Rachida Lamrabet - from jurist to writer

Rachida Lamrabet was born in Morocco and moved with her mother and brother to Belgium when she was two years old, so that they could reunite with her father, as he had already moved North as one of the many gastarbeiders (guest workers) of the 60s and 70s — men who left their mother countries to go and work abroad in order to make some money and help their families back home. Despite growing up in a Flemish environment and speaking the Flemish language, Lamrabet was exposed soon enough to the idea of diversity because of the discrimination she experienced, both in Belgian cities and later in her life at school and university, so much so that against all odds she chose to follow her passions through, graduated in Law and went on to become a jurist.

Aside from her work in the legal field, which saw her engaged in different projects focusing on equal opportunities, diversity and laws against discrimination, she also turned to writing in 2006, when she published a short story in a collective work promoting the newer voices of contemporary Flemish fiction, local or foreign — or like in her case, second-generation writers (that is, children of the second generation of migrant workers). Her debut came the year after with Vrouwland (Womanland), a novel in which the three protagonists deal with what being diverse in the modern multicultural society means, through stereotypes and contradictions. The topic of diversity and discrimination is further explored by Lamrabet in her following work, Een Kind van God (A Child of God), a series of short stories in which the characters are different people from different countries, all having trouble finding their place in contemporary Belgian society — such themes are central to most of Lamrabet’s work, which in the years had taken various forms too: De handed van Fatma (The hands of Fatima, theatre screenplay), Zwijg, allochtoon! (Silent, immigrant! non-fiction) and her latest novel, Vertel het iemand (Tell someone).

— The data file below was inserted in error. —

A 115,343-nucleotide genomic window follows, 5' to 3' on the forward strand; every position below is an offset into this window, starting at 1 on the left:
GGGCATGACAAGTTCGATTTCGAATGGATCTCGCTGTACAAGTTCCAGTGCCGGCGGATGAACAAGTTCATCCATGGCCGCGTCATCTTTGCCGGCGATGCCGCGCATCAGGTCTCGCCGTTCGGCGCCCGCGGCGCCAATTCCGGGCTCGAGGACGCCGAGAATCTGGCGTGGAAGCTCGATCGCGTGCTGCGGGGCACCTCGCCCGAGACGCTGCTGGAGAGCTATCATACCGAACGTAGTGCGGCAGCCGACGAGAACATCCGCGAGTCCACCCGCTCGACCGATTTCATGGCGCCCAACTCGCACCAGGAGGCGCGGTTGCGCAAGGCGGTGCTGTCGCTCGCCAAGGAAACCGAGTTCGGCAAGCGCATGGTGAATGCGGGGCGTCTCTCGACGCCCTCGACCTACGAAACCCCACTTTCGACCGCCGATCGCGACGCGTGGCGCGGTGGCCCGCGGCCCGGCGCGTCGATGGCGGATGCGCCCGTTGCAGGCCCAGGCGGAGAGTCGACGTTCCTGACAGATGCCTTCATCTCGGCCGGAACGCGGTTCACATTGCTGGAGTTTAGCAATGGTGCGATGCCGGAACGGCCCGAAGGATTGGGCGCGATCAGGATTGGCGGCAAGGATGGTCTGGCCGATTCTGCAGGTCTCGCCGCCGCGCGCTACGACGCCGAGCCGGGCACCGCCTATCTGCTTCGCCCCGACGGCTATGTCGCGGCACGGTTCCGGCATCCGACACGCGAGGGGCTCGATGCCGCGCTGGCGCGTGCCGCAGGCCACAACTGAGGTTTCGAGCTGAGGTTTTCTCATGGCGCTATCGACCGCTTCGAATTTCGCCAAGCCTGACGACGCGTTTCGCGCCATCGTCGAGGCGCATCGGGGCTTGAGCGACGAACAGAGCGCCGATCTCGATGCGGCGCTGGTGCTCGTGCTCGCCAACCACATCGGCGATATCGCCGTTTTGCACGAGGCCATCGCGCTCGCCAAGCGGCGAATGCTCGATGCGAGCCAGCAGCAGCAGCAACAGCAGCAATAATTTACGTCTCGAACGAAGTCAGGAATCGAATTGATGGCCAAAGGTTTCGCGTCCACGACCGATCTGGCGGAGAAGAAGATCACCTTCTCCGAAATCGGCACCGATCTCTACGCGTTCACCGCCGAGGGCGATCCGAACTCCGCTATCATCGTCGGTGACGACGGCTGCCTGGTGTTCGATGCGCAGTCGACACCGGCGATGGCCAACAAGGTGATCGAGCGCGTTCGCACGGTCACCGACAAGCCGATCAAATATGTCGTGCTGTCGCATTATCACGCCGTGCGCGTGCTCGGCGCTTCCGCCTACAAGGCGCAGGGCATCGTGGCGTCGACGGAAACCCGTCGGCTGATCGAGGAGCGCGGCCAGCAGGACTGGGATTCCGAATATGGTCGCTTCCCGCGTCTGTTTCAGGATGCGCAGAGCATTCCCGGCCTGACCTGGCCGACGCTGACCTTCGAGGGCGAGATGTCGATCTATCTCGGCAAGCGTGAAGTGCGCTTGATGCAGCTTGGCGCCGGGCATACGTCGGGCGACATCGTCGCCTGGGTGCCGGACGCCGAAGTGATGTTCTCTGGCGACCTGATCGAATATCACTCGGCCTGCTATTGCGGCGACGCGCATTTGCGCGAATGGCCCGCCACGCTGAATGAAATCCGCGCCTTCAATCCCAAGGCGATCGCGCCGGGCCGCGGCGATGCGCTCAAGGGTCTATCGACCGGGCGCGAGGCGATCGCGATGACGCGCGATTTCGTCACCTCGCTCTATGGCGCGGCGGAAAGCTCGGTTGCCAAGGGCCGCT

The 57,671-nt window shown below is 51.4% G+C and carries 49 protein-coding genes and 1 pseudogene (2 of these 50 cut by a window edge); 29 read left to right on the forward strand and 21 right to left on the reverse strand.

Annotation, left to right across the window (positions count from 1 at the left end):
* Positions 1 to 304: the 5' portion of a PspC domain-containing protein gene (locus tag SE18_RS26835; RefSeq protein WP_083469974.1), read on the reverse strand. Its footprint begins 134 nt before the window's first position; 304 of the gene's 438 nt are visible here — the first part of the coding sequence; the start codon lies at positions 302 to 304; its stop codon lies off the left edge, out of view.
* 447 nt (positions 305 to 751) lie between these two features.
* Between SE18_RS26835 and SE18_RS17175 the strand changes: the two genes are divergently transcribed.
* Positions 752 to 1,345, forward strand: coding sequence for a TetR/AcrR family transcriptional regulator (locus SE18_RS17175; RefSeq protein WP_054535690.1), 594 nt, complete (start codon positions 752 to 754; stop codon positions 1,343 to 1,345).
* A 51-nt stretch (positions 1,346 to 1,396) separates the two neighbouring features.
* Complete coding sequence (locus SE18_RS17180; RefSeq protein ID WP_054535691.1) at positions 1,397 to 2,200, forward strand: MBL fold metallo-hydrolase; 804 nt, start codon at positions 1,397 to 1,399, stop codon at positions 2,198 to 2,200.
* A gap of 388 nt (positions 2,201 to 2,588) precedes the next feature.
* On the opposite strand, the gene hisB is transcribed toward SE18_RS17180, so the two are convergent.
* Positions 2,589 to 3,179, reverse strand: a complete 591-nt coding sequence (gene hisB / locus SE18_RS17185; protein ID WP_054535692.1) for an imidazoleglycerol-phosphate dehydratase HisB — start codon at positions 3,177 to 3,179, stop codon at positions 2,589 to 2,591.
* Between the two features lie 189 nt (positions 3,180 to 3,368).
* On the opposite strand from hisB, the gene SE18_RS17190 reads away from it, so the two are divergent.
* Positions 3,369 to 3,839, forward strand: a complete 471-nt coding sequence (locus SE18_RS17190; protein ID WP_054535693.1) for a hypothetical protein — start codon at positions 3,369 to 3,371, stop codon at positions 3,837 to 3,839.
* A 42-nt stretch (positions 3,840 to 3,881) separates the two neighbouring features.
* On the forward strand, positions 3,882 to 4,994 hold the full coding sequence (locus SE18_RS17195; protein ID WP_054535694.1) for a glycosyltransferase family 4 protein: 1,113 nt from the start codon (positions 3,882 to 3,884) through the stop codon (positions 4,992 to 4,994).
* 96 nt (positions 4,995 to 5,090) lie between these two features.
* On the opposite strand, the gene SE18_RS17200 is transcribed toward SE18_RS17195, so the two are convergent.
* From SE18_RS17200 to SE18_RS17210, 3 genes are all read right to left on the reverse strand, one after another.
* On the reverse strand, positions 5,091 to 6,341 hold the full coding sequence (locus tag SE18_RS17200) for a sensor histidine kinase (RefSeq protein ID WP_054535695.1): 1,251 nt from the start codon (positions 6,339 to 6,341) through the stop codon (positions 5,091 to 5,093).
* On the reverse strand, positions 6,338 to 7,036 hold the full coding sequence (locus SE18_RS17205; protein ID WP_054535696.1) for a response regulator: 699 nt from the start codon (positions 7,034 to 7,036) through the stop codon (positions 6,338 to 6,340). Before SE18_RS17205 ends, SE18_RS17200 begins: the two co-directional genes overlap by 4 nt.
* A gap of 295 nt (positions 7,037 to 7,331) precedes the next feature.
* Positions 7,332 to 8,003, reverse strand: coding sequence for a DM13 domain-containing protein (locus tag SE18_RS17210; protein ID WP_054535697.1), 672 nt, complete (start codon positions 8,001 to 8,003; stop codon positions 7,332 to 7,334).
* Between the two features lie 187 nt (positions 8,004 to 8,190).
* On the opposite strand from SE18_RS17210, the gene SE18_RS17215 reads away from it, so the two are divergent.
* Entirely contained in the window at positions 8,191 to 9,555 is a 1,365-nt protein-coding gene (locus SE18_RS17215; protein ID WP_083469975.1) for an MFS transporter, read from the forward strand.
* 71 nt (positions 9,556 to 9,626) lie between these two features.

De man die niet begraven wilde worden

The other main novel highlighted here is the one I had the chance of working on in my training as a translator: De man die niet begraven wilde worden (The man who did not want to be buried). Published in 2011, the book follows Moncif, a middle-aged man living in Belgium and dealing with a personal crisis. The central theme in this striking novel is identity, as well as faith, being diverse, being discriminated and feeling stuck between two worlds in apparent contrast with each other: something Lamrabet herself has experienced in her life. At the beginning of the story, our main character is hidden in a morgue risking his life in a reckless plan, which will eventually be followed through and lead to the second half of the novel. It’s in this first part (which I decided to focus on), however, that Lamrabet’s style as a writer is fully developed: the stream-of-consciousness-like writing gives her the chance to transport the reader in her protagonist’s mind and body, while constructing her plot in a smooth alternation of action and flashbacks. This allows her to build her character with empathy and portray his internal struggle — with his own identity, his choices, his relationships — in a great example of introspection, as well as make use of the Dutch language’s potential in the descriptive passages, where motion verbs are most productive, all the while using her own knowledge of the Belgian-Dutch reality and her Moroccan heritage.